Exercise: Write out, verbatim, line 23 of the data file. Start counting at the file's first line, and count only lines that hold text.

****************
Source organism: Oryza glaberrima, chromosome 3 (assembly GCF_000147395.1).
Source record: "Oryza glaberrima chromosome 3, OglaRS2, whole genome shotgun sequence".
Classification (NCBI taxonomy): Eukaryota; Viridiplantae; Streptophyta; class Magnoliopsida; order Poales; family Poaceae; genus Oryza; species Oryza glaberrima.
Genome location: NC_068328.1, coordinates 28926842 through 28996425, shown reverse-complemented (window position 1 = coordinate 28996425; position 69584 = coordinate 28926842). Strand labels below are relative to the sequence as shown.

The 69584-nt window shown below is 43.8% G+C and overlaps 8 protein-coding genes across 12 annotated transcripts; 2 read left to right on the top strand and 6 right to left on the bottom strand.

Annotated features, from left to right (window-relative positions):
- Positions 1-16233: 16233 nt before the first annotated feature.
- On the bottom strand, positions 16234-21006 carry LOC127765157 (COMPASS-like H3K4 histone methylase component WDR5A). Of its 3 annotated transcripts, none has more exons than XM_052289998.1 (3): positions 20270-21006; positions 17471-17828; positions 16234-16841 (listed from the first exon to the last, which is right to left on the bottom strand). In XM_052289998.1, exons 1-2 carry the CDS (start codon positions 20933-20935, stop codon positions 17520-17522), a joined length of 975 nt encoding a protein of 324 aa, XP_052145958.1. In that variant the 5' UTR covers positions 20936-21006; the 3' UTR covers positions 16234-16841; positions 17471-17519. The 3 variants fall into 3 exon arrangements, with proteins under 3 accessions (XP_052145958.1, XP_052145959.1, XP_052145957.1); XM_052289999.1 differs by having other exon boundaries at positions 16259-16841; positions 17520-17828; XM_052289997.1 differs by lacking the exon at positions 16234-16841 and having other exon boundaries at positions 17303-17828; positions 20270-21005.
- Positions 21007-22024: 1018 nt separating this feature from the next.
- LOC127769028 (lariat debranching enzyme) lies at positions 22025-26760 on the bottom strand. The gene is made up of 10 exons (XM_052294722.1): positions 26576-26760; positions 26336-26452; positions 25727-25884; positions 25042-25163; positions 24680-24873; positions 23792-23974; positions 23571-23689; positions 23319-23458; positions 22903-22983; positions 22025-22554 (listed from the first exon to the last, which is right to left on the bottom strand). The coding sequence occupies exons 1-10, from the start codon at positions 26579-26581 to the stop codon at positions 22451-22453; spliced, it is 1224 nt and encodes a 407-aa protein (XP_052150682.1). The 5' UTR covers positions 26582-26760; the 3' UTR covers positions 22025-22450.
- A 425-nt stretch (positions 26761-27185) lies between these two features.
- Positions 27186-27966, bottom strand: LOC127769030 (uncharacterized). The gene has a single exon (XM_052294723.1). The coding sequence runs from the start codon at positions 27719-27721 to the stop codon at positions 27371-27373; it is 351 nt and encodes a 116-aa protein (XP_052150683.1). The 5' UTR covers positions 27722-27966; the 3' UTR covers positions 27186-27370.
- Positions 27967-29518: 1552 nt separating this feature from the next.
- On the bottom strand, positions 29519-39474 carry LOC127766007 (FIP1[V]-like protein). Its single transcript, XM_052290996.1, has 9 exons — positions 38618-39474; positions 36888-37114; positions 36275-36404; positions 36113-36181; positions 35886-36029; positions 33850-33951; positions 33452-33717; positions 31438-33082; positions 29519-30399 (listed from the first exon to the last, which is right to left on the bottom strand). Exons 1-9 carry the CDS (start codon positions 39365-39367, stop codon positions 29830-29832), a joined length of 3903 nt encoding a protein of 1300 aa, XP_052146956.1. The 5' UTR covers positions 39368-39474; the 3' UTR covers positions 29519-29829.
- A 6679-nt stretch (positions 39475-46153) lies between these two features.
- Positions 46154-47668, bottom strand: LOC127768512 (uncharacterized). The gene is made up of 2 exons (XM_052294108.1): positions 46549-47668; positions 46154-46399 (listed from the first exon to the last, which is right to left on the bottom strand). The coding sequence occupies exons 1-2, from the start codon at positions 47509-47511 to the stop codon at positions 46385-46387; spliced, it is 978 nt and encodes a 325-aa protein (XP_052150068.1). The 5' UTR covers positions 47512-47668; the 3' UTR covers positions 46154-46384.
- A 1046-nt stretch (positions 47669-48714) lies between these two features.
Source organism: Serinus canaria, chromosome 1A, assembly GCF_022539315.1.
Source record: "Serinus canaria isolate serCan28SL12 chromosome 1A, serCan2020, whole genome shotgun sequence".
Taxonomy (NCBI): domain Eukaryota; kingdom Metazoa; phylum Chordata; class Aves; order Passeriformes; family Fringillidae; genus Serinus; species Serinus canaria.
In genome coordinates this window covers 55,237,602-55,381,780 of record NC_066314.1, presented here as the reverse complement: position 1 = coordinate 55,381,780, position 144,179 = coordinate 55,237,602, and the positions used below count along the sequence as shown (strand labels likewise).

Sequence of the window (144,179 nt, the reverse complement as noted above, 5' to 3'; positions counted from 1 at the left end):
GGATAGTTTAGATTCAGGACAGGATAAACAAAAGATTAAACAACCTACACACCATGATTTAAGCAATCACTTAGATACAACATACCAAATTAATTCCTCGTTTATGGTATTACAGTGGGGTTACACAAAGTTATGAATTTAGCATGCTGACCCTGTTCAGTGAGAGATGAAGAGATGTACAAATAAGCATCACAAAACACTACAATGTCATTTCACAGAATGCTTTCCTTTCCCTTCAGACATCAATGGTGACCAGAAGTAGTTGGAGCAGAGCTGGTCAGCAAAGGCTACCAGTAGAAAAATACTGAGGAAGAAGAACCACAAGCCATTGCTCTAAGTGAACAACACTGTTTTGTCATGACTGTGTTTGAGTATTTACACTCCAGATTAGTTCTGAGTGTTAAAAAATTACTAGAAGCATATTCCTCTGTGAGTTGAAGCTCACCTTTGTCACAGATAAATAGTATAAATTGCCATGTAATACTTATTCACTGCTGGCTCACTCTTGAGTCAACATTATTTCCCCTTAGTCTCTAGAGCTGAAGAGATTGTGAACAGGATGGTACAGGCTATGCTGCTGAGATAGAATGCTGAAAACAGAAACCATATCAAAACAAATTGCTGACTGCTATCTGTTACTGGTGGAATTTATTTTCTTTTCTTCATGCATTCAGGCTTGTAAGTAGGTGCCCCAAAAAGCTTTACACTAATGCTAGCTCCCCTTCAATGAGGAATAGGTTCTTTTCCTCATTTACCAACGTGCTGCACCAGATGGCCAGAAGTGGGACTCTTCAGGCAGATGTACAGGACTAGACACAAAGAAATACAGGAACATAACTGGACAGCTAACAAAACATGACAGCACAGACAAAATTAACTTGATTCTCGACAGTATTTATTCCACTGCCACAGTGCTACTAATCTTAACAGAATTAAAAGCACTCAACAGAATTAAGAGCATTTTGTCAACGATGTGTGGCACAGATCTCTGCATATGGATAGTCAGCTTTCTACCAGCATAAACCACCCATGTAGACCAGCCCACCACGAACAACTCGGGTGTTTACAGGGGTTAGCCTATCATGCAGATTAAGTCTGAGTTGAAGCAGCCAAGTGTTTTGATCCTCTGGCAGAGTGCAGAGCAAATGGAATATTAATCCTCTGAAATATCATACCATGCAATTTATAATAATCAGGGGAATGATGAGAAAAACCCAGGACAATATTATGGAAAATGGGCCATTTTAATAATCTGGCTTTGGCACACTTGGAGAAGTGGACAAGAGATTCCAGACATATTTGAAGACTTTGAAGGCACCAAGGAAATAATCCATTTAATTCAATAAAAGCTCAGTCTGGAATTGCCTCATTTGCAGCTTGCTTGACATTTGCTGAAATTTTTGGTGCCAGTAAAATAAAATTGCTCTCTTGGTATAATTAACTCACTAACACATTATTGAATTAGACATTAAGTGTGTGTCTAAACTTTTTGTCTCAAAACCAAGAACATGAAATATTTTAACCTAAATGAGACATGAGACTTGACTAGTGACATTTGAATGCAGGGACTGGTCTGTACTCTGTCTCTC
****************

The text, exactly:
GGATAGTTTAGATTCAGGACAGGATAAACAAAAGATTAAACAACCTACACACCATGATTTAAGCAATCACTTAGATACAACATACCAAATTAATTCCTCGTTTATGGTATTACAGTGGGGTTACACAAAGTTATGAATTTAGCATGCTGACCCTGTTCAGTGAGAGATGAAGAGATGTACAAATAAGCATCACAAAACACTACAATGTCATTTCACAGAATGCTTTCCTTTCCCTTCAGACATCAATGGTGACCAGAAGTAGTTGGAGCAGAGCTGGTCAGCAAAGGCTACCAGTAGAAAAATACTGAGGAAGAAGAACCACAAGCCATTGCTCTAAGTGAACAACACTGTTTTGTCATGACTGTGTTTGAGTATTTACACTCCAGATTAGTTCTGAGTGTTAAAAAATTACTAGAAGCATATTCCTCTGTGAGTTGAAGCTCACCTTTGTCACAGATAAATAGTATAAATTGCCATGTAATACTTATTCACTGCTGGCTCACTCTTGAGTCAACATTATTTCCCCTTAGTCTCTAGAGCTGAAGAGATTGTGAACAGGATGGTACAGGCTATGCTGCTGAGATAGAATGCTGAAAACAGAAACCATATCAAAACAAATTGCTGACTGCTATCTGTTACTGGTGGAATTTATTTTCTTTTCTTCATGCATTCAGGCTTGTAAGTAGGTGCCCCAAAAAGCTTTACACTAATGCTAGCTCCCCTTCAATGAGGAATAGGTTCTTTTCCTCATTTACCAACGTGCTGCACCAGATGGCCAGAAGTGGGACTCTTCAGGCAGATGTACAGGACTAGACACAAAGAAATACAGGAACATAACTGGACAGCTAACAAAACATGACAGCACAGACAAAATTAACTTGATTCTCGACAGTATTTATTCCACTGCCACAGTGCTACTAATCTTAACAGAATTAAAAGCACTCAACAGAATTAAGAGCATTTTGTCAACGATGTGTGGCACAGATCTCTGCATATGGATAGTCAGCTTTCTACCAGCATAAACCACCCATGTAGACCAGCCCACCACGAACAACTCGGGTGTTTACAGGGGTTAGCCTATCATGCAGATTAAGTCTGAGTTGAAGCAGCCAAGTGTTTTGATCCTCTGGCAGAGTGCAGAGCAAATGGAATATTAATCCTCTGAAATATCATACCATGCAATTTATAATAATCAGGGGAATGATGAGAAAAACCCAGGACAATATTATGGAAAATGGGCCATTTTAATAATCTGGCTTTGGCACACTTGGAGAAGTGGACAAGAGATTCCAGACATATTTGAAGACTTTGAAGGCACCAAGGAAATAATCCATTTAATTCAATAAAAGCTCAGTCTGGAATTGCCTCATTTGCAGCTTGCTTGACATTTGCTGAAATTTTTGGTGCCAGTAAAATAAAATTGCTCTCTTGGTATAATTAACTCACTAACACATTATTGAATTAGACATTAAGTGTGTGTCTAAACTTTTTGTCTCAAAACCAAGAACATGAAATATTTTAACCTAAATGAGACATGAGACTTGACTAGTGACATTTGAATGCAGGGACTGGTCTGTACTCTGTCTCTC